BRUSSELS (Reuters) - The European Commission asked the EU courts on Wednesday to impose huge fines on Italy for not cleaning up hundreds of illegal waste landfill sites.
It said the country had made only partial progress in addressing a chronic problem.
The EU’s executive asked the European Court of Justice to impose a lump-sum fine of 56 million euros ($73 million), plus a daily fine of 256,819 euros until Italy complies with a 2007 ruling ordering it to resolve the situation.
“While some significant progress has been made, it is clear that problems persist in almost all Italian regions. The court ruling of 2007 has not been complied with, and the Commission has therefore decided to take Italy back to the court and ask for fines,” the Commission said in a statement.
Under the 2007 decision, Italy was ordered to clean up 255 landfill sites, 16 of which contained hazardous waste, but has only put in place plans to clean up 132 of the sites, the Commission said.
The ECJ will have to take the final decision on fines in the matter.
Italy’s garbage crisis has been seen most dramatically in and around its third largest city, Naples, which has been submerged with piles of rotting rubbish on several occasions in the last five years, creating a major political issue.
However, the problem is not confined to Naples, and recently the Lazio region around Rome has also been struggling to keep its streets free of trash.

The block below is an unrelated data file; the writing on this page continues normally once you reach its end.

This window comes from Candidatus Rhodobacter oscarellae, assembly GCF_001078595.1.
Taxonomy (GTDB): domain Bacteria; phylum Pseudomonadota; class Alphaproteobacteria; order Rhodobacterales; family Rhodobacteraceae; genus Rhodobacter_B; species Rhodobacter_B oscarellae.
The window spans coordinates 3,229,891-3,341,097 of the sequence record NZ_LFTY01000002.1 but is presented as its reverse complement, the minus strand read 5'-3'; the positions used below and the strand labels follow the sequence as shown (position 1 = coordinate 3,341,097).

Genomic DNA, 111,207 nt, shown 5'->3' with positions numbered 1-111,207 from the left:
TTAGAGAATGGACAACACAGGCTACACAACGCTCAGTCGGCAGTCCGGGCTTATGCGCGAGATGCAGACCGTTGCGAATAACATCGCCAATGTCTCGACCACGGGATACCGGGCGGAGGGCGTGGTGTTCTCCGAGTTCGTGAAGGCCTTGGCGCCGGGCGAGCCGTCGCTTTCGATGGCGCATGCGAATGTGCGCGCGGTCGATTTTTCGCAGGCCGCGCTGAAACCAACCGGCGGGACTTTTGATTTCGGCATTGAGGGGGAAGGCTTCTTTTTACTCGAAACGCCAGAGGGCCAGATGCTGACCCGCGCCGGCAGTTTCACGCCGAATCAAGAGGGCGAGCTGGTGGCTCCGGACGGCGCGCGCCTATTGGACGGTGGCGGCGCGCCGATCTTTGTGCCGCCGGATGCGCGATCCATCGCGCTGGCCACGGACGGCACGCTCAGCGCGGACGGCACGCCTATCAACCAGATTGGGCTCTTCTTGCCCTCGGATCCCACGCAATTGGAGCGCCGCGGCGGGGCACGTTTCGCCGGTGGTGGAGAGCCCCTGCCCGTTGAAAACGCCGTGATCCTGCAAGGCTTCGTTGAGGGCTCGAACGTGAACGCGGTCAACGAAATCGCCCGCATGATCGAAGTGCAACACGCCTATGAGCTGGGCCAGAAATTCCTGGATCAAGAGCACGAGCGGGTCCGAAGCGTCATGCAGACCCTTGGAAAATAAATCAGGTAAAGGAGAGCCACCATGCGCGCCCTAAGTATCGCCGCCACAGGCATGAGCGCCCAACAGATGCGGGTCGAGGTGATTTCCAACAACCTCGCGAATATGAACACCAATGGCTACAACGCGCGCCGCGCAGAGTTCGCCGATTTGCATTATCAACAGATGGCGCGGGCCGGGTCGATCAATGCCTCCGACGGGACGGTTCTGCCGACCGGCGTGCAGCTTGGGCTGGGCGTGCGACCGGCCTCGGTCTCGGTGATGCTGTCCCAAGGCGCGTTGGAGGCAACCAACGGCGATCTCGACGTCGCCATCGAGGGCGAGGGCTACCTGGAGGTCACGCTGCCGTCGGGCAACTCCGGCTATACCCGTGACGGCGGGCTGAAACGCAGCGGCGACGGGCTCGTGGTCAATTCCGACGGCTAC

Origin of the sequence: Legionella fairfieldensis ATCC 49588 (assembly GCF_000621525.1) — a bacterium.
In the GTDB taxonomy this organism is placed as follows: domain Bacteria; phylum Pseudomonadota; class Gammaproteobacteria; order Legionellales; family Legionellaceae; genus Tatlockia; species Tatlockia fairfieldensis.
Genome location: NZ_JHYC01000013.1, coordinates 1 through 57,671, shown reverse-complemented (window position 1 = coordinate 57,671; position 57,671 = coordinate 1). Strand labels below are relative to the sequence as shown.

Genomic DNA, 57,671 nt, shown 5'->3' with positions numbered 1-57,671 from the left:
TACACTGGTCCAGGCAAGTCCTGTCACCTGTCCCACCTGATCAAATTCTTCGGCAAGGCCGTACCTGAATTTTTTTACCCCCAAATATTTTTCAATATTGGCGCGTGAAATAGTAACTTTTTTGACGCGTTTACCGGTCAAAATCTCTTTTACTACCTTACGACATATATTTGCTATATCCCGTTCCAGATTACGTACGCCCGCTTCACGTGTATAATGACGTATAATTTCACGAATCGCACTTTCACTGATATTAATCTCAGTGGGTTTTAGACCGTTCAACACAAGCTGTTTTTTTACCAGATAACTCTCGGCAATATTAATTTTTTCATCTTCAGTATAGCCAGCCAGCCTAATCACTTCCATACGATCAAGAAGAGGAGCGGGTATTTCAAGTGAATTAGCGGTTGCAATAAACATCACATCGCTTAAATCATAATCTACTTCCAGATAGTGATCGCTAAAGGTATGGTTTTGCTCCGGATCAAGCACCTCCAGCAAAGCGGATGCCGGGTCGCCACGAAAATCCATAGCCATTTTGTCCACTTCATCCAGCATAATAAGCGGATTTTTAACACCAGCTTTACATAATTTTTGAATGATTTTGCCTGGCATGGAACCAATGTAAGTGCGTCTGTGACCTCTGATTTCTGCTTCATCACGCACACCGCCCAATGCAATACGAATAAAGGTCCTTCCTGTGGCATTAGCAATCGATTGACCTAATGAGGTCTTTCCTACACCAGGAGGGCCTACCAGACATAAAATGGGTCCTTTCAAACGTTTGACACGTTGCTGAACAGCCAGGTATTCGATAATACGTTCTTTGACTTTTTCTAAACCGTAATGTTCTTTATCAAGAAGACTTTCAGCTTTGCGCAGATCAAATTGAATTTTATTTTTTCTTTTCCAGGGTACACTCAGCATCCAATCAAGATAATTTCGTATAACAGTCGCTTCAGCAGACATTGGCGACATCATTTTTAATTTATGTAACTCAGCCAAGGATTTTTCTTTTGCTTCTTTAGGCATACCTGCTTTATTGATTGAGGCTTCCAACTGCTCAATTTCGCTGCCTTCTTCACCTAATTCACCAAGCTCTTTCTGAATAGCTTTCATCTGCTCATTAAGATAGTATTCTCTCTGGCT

Local residents resist the construction of incinerators and regions with efficient trash disposal are reluctant to have waste transported to their own territory, resulting in a string of stop-gap solutions often involving illegal land-fills.
The Camorra — the Naples version of Sicily’s Mafia — is heavily involved in the transport and disposal of waste.
Along with political ineffectiveness and corruption, this has meant Naples has failed to get to grips with a problem that was first recognized as an emergency 19 years ago.
Illegal dumping and burning is blamed for poisoning the soil, water and air of large zones around the base of Mount Vesuvius.
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Reporting by Charlie Dunmore; editing by Rex Merrifield/Jeremy Gaunt